Brown Marmorated Stink Bug

The brown marmorated stink bug, is a plant pest that was recently introduced into the United States from its native range in Japan, Korea, and China. Reported host plants in the United States include the following: fruit crops, agronomic crops, vegetable crops, ornamental trees and shrubs. For more information, please click “read more”.

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Hands on Gardening- Earwigs

Watch this week’s Hands on Gardening to learn what you can do to get earwigs out of your garden and home. To view this episode, click “read more”.

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Promethea Moth

Promethea Moth

This moth has a wing spread of 2.5 to four inches, the females averaging a little larger than the males. The female promethea resembles the cecropia to some extent although it is much smaller. Both have an eye spot near the tip of the front wing and a white mark near the middle of each wing. However, the female promethea is a richer red-brown than the cecropia; the male promethea is dark brown to nearly black and lacks the white marks. The male also has the unusual habit, for a saturniid, of flying in the late afternoon. The rest of the saturniids are only active after dark. To view the full publication, click “read more”.

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Rose Chafer Beetle

Skeletonizing of the leaves of roses, raspberries, grapes, fruit trees, and many other cultivated trees and shrubs may be caused by the adult rose chafer, Macrodactylus subspinosus (Fabricius). Adult beetles are attracted to flower blossoms, particularly roses and peonies. Damage occurs in June and tends to be most severe in areas of light sandy soil, which is preferred by the larvae. Heavy of clay soils hamper rose chafer growth and development. Click “read more” to view the factsheet.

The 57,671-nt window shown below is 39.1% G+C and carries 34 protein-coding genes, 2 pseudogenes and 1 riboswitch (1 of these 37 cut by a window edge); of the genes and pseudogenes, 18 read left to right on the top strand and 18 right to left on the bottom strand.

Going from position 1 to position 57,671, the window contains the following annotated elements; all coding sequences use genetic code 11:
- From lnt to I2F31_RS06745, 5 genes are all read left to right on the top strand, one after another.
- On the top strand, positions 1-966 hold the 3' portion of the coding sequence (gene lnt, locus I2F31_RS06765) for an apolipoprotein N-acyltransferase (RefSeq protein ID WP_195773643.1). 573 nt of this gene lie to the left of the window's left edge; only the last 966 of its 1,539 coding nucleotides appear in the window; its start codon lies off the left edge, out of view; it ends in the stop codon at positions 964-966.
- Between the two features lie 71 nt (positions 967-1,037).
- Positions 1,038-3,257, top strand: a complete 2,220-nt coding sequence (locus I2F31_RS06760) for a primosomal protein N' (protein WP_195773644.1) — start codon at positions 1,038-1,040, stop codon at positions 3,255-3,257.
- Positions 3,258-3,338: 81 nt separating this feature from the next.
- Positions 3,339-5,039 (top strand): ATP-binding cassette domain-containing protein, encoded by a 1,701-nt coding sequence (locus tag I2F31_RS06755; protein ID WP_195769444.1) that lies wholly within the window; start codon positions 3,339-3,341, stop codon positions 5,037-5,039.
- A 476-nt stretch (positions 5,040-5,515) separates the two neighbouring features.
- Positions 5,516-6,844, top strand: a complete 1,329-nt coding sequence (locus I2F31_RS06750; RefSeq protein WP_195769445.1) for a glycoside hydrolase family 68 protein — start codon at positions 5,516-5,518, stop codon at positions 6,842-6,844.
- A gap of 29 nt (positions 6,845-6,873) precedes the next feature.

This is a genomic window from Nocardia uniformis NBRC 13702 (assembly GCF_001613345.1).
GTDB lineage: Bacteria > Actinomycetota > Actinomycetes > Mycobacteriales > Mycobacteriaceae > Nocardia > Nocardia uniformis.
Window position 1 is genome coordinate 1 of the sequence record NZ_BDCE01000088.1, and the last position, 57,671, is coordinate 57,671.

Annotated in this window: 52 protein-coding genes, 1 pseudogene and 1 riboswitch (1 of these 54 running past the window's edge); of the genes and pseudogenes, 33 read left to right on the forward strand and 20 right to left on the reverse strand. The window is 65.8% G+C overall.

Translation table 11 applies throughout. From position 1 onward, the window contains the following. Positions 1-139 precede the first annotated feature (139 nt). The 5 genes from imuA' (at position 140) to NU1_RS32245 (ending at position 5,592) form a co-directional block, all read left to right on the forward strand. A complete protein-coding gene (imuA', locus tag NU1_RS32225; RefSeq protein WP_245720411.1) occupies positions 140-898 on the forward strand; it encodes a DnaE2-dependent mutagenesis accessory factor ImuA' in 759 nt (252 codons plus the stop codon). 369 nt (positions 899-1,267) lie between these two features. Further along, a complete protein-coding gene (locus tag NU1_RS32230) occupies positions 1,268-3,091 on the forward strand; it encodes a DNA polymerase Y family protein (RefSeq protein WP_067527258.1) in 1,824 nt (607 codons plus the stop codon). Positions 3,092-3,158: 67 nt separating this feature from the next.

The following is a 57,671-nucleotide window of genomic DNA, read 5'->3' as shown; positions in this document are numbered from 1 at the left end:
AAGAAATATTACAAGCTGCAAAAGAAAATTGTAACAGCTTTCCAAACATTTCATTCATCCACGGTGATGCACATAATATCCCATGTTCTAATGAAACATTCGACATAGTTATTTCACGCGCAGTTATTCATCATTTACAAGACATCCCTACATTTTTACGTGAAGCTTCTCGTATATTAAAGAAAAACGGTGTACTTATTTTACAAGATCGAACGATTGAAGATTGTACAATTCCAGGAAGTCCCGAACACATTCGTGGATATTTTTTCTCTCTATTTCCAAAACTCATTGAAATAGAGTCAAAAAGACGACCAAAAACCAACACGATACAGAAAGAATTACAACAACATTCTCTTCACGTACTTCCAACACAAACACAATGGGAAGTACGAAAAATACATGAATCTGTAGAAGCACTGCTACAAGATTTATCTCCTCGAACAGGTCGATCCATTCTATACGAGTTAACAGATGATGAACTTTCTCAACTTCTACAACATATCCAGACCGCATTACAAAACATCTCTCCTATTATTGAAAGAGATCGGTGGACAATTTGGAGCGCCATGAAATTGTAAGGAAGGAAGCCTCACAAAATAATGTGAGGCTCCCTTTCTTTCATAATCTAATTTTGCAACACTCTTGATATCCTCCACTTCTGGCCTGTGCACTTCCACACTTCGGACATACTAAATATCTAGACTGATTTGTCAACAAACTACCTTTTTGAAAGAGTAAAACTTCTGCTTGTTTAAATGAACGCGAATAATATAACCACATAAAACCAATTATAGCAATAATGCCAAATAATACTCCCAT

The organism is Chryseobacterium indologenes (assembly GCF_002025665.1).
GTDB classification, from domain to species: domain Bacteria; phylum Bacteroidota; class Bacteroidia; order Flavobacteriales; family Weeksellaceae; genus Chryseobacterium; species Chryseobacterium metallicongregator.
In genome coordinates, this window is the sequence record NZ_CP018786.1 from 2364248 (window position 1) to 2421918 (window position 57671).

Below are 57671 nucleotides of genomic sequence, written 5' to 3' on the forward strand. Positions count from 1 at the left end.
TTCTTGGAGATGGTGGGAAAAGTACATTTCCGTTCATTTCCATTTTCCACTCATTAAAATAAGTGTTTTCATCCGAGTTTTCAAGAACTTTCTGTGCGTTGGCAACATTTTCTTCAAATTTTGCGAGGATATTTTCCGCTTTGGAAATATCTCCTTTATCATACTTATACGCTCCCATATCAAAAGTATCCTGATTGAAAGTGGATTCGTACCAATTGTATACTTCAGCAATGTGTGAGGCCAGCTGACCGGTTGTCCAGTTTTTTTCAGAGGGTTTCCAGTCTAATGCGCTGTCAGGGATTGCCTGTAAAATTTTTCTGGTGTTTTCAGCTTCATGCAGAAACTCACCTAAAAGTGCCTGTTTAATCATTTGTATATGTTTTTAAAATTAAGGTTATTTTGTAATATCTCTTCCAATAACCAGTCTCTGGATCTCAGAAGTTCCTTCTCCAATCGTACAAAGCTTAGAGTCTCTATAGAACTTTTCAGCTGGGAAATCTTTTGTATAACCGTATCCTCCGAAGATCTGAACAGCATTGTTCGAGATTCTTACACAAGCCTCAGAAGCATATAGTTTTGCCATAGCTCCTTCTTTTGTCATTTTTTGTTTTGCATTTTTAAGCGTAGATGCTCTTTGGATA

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Confirmation of Emerald Ash Borer in La Crosse County

Details of Latest Confirmation: Six beetles were discovered on a survey trap in west central La Crosse County, about a mile east of the La Crosse city limit in the Town of Medary. The adult insects were discovered by a DATCP EAB trapper during routine trap inspection and end-of-season trap removal. The specimens were sent to federal identifiers and subsequently confirmed as EAB on Friday, August 19, 2011.

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